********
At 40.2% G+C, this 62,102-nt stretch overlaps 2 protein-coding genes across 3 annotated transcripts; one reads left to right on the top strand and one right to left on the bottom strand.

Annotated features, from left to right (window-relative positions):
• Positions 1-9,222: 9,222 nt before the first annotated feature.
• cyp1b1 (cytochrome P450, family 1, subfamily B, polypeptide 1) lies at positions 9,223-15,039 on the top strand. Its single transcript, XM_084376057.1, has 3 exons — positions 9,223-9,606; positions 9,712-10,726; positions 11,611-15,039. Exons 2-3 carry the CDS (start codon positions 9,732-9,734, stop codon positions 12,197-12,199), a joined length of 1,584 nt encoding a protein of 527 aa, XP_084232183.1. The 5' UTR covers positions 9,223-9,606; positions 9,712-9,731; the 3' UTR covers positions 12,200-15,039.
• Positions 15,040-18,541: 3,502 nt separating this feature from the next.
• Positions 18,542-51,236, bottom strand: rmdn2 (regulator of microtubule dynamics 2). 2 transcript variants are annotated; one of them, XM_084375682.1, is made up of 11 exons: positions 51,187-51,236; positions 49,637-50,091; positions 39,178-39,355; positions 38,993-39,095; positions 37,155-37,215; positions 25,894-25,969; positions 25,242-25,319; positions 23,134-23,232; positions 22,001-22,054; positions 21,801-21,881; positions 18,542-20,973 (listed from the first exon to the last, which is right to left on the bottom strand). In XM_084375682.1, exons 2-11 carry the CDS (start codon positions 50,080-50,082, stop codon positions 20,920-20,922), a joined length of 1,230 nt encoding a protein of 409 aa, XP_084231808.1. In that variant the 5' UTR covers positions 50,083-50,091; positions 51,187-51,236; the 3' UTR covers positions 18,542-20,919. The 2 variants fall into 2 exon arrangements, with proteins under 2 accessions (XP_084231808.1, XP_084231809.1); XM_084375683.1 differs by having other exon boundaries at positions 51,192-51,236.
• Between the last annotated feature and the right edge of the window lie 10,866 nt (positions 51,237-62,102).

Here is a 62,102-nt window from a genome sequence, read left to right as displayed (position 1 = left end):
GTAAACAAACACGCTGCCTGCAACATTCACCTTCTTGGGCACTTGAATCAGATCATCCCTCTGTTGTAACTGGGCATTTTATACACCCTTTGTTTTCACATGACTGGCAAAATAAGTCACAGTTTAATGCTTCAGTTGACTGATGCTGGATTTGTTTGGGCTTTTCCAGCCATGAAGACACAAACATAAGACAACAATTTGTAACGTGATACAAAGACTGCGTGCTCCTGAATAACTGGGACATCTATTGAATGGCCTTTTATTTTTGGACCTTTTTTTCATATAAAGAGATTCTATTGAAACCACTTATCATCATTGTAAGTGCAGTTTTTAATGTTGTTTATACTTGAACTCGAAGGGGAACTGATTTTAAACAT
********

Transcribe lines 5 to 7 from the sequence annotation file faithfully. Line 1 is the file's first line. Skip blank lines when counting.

• Positions 15,040-18,541: 3,502 nt separating this feature from the next.
• Positions 18,542-51,236, bottom strand: rmdn2 (regulator of microtubule dynamics 2). 2 transcript variants are annotated; one of them, XM_084375682.1, is made up of 11 exons: positions 51,187-51,236; positions 49,637-50,091; positions 39,178-39,355; positions 38,993-39,095; positions 37,155-37,215; positions 25,894-25,969; positions 25,242-25,319; positions 23,134-23,232; positions 22,001-22,054; positions 21,801-21,881; positions 18,542-20,973 (listed from the first exon to the last, which is right to left on the bottom strand). In XM_084375682.1, exons 2-11 carry the CDS (start codon positions 50,080-50,082, stop codon positions 20,920-20,922), a joined length of 1,230 nt encoding a protein of 409 aa, XP_084231808.1. In that variant the 5' UTR covers positions 50,083-50,091; positions 51,187-51,236; the 3' UTR covers positions 18,542-20,919. The 2 variants fall into 2 exon arrangements, with proteins under 2 accessions (XP_084231808.1, XP_084231809.1); XM_084375683.1 differs by having other exon boundaries at positions 51,192-51,236.
• Between the last annotated feature and the right edge of the window lie 10,866 nt (positions 51,237-62,102).